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Highlights in Chemical Technology

Chemical technology news from across RSC Publishing.

Interview: Chemical conservation

18 September 2007

David Saunders explains to Joanne Thomson how chemistry can be used to preserve ancient artefacts:

David SaundersDavid Saunders is Keeper of the Department of Conservation, Documentation and Science at the British Museum, London. His research focuses on the scientific examination of artefacts, principally using non-destructive imaging and spectroscopic techniques.

What inspired you to develop a career in the analytical sciences?
I was inspired to specialise in chemistry by a teacher at school whose enthusiasm for the subject caught my imagination. I have also had a longstanding interest in museums since my father took me to them as a child.

When I was coming to the end of my postgraduate studies, I was very interested in the way that science is applied to the arts and archaeology. When I was doing post doctoral work, I saw a job opportunity at the National Gallery in London and that was really how I started in the field.

History and not chemistry springs to mind when most people think of museums. How big a role does chemistry play at the British Museum?
Chemistry is involved in two aspects of the museums activities. Firstly, it is used in the preservation and restoration of the collections. Secondly, through the chemical analysis of the objects, we bring another aspect into their interpretation that augments the history side. We can shed light on how objects were made, what they're made of and how cultures have changed, developed and traded. Increasingly we're finding the public are engaged by this type of information.

However, chemistry is obviously only one of the sciences that we use. At the beginning of the 20th century, many people involved in the study of museum objects were physicists. As the 20th century progressed, chemistry became more and more important, especially for the understanding of deterioration processes, but I think it has now broadened out again. We use many different scientific disciplines, including some of the newer ones like nanotechnology.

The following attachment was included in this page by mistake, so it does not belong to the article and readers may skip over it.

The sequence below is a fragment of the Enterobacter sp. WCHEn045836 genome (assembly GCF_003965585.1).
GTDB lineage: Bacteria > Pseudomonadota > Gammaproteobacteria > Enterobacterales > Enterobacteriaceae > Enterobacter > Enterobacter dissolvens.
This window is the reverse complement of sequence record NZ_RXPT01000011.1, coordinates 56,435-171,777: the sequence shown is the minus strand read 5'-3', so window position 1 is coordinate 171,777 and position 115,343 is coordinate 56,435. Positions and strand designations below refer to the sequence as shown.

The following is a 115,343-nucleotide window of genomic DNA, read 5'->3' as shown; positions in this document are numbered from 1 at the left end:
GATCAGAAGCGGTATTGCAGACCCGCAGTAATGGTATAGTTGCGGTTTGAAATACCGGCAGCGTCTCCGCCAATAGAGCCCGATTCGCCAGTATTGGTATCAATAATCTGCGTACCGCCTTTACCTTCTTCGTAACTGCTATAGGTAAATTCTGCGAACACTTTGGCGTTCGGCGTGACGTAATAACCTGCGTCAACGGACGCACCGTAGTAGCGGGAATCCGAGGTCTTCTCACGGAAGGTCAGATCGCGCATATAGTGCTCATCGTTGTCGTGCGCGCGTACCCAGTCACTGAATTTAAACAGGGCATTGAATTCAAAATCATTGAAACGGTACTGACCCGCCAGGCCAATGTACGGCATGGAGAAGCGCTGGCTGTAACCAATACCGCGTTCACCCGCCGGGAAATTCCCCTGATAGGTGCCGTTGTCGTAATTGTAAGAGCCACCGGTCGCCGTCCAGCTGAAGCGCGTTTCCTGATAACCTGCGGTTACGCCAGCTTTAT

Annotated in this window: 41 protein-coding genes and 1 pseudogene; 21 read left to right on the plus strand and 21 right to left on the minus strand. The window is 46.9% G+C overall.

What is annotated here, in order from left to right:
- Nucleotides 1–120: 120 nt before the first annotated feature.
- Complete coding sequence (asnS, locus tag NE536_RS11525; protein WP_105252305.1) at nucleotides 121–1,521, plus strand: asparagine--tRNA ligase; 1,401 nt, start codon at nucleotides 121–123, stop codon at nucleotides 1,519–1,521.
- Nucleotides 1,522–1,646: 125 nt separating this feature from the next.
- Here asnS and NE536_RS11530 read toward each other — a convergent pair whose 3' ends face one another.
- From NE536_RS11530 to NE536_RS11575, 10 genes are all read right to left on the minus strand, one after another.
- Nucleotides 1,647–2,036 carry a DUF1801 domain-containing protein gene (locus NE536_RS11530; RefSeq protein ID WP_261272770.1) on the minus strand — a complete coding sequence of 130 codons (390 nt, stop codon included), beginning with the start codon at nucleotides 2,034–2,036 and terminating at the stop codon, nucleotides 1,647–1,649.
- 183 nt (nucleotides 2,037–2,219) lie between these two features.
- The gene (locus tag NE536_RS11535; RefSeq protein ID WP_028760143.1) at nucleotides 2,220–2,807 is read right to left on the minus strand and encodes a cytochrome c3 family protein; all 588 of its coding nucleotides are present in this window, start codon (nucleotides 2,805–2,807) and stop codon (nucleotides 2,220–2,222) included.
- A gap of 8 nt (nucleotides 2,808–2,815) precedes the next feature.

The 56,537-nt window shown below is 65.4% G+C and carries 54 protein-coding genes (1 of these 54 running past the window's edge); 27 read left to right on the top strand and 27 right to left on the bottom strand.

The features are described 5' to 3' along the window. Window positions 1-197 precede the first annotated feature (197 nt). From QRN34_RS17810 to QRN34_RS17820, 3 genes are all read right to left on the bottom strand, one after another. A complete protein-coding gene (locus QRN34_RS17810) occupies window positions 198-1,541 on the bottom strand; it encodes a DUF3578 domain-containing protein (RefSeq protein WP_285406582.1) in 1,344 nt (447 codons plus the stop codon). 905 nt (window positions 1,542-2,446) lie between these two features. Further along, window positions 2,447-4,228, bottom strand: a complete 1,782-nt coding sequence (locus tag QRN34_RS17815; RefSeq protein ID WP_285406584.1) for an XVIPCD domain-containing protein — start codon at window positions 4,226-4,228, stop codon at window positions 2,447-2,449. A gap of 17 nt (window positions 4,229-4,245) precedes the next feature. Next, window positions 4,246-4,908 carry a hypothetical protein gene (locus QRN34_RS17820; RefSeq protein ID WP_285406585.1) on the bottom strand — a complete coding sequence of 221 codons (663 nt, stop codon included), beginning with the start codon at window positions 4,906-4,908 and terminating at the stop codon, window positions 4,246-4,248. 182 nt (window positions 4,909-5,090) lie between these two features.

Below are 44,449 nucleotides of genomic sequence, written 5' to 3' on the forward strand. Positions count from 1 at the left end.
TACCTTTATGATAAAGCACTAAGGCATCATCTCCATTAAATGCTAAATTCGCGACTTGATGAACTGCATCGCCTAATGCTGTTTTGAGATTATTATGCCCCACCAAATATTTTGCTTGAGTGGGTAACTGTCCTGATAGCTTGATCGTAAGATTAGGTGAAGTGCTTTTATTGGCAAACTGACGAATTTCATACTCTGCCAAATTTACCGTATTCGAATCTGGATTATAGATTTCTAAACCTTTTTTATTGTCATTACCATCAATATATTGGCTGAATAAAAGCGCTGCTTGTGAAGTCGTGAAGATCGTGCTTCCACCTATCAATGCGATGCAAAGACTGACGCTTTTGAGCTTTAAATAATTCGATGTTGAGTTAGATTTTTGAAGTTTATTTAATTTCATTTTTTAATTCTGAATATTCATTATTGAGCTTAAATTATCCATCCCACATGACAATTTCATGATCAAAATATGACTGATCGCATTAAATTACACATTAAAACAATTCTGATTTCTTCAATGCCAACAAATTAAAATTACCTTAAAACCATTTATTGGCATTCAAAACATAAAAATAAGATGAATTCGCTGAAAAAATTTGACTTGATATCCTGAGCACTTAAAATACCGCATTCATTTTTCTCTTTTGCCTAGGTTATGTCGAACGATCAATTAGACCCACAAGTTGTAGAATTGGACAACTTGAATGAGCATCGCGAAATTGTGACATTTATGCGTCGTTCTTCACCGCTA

What techniques do you use to examine artefacts?
We begin by using simple microscopy to magnify an object. We then use scanning electron microscopy (SEM) to look at objects at much higher magnification. With this we have the potential to conduct energy dispersive X-ray analysis (SEM-EDX), which is an absolute workhorse for the department. This can give us some elemental information.

We also use other X-ray techniques like X-ray fluorescence and diffraction and X-radiography. X-radiography is very important - we use it routinely to look inside objects that we can't otherwise look in.

We use various spectroscopic techniques, including Raman spectroscopy. This has been the big new thing for museums in the last 10-15 years, particularly Raman microscopy, where the Raman is directed through the optics of a microscope. The fingerprinting of various materials by Raman has become of sufficient significance that the organisation that was putting together the infrared library of museum-related materials has extended it into Raman.

What is the most rewarding aspect of your work?
It's adding to the sum total of something that's known about an object. Preservation is, of course, enormously important but it is the intellectual enquiry that I find most rewarding. I enjoy using the documentary sources together with the knowledge of specialist art historians and archaeologists to piece together what the science is telling us about the object with what we know about the object from other sources.

Do you have a message for young scientists?
Don't get too narrow. Read around; look at what is happening in other fields. You can't be an expert in everything but you can have a broader knowledge and that's when you start to see the interconnections. Bringing in the best of other fields is a terribly important facet of how scientists can think within an organisation.

Which scientist do you most admire and why?
Michael Faraday, because he was heavily involved in the development of science in museums and galleries in Britain. Everyone knows Faraday for his very straight scientific work but he got involved in everything. He was involved in the commission that looked at relocating museums out of London in the mid-19th century because of fears about pollution damage to the collections. Although he was engaged in very serious study in a single area, it didn't stop him retaining that breadth.

If you weren't a scientist, what would you be?
I have always regretted giving up history at such an early stage. I would quite like to be a historian. If I couldn't give up the science completely, perhaps I'd end up doing history of science. Maybe I would go the whole way and become an art historian or an archaeologist, although the idea of being knee deep in mud in an archaeological site doesn't necessarily appeal!

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